Swatch Group is now calling for a trial where it plans to seek more than $100 million in damages, according to Reuters. It also alleges unfair competition and unfair business practices on Samsung's part. The watchmaker said it launched the legal action in the US because that's where its trademarks were registered.
Swatch, like other traditional watch makers, is fiercely protective of its designs. Back in 2014, it was among several companies that sent takedown requests to sites hosting smartwatch faces that allegedly violated copyrights. And while it's only dipped a toe into wearables -- first with a mobile payments timepiece and then a hard-to-find Tissot smartwatch in 2016 -- it has reportedly hoarded over 173-plus smartwatch patents, ranging from concepts for data-transmitting batteries to proximity sensors.
Last year, Swatch Group reported an operating profit increase of 70 percent to 629 million francs ($628 million), after facing stiff competition from the Apple Watch and WearOS smartwatches.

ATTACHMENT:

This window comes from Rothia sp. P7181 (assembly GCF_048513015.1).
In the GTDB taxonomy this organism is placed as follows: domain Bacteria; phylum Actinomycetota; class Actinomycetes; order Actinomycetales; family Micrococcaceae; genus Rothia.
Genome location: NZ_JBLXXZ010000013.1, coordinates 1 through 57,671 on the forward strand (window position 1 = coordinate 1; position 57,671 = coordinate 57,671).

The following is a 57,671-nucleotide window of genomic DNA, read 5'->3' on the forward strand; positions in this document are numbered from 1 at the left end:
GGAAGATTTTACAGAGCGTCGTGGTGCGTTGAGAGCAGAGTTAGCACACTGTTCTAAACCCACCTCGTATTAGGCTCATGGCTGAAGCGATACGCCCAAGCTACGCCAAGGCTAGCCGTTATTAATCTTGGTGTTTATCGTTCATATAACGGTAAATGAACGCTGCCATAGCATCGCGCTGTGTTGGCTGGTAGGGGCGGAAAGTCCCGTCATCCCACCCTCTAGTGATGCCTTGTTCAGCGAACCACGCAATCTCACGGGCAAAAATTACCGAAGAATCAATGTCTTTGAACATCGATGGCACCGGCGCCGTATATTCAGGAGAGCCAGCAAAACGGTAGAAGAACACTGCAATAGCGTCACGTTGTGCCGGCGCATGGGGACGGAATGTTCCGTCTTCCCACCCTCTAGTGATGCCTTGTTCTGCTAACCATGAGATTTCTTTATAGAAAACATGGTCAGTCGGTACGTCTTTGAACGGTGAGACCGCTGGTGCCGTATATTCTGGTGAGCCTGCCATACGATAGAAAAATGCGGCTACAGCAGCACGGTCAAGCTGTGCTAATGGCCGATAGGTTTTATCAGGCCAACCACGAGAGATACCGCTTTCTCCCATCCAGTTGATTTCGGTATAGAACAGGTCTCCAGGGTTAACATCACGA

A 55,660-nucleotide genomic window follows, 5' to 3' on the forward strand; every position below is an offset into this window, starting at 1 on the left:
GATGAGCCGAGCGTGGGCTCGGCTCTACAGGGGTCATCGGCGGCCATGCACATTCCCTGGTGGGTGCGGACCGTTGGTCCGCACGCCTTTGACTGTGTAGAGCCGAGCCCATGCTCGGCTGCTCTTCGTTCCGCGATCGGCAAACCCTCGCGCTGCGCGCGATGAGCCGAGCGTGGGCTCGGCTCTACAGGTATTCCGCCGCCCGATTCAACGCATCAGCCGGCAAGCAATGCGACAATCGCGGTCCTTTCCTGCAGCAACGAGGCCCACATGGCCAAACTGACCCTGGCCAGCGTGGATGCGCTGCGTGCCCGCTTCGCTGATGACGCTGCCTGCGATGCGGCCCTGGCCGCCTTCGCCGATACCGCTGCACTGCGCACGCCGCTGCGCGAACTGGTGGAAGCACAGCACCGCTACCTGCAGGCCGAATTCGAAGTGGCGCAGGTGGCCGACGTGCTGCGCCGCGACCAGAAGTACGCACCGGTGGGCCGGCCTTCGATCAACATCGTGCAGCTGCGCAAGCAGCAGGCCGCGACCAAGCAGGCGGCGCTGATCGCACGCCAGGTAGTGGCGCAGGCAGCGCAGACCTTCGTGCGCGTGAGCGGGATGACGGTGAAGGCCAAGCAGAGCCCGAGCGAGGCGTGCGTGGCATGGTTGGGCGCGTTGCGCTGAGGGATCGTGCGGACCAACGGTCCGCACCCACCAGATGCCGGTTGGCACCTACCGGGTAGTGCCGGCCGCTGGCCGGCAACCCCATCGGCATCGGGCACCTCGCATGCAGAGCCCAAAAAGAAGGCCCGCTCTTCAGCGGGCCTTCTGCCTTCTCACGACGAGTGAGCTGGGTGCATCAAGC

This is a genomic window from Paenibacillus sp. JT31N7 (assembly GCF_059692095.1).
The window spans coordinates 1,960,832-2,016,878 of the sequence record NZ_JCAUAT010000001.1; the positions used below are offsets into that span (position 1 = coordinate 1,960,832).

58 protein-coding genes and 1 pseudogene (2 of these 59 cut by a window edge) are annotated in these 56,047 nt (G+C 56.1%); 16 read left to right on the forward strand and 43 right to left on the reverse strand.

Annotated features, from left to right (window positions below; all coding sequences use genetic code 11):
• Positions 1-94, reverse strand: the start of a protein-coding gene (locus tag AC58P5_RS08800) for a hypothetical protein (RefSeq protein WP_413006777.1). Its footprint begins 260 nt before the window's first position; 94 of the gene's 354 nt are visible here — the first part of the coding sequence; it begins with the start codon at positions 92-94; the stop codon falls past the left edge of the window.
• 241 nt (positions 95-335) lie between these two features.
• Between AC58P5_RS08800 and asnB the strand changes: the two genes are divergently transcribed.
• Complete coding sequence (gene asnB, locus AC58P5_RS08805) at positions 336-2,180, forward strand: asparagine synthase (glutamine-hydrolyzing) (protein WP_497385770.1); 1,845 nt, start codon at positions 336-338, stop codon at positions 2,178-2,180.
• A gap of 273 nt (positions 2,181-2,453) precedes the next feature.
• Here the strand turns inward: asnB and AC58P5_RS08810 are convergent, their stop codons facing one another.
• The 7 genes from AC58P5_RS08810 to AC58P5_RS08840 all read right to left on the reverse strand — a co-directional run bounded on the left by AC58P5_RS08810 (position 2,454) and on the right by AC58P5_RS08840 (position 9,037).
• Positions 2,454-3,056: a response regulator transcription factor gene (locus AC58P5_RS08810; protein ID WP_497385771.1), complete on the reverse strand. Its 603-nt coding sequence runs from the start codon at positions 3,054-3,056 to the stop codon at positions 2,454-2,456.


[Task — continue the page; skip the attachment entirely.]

"This unabashed copying of the Trademarks can have only one purpose -- to trade off the fame, reputation, and goodwill of the Swatch Group Companies' products and marks built painstakingly over decades," Swatch Group said in a filing to the US District Court for the Southern District of New York.
Samsung lets smartwatch owners swap out its default, pre-loaded watch faces with new ones via the Galaxy Wearable smartphone app. It also boasts a Galaxy Watch Designer beta software which developers can use to upload custom designs.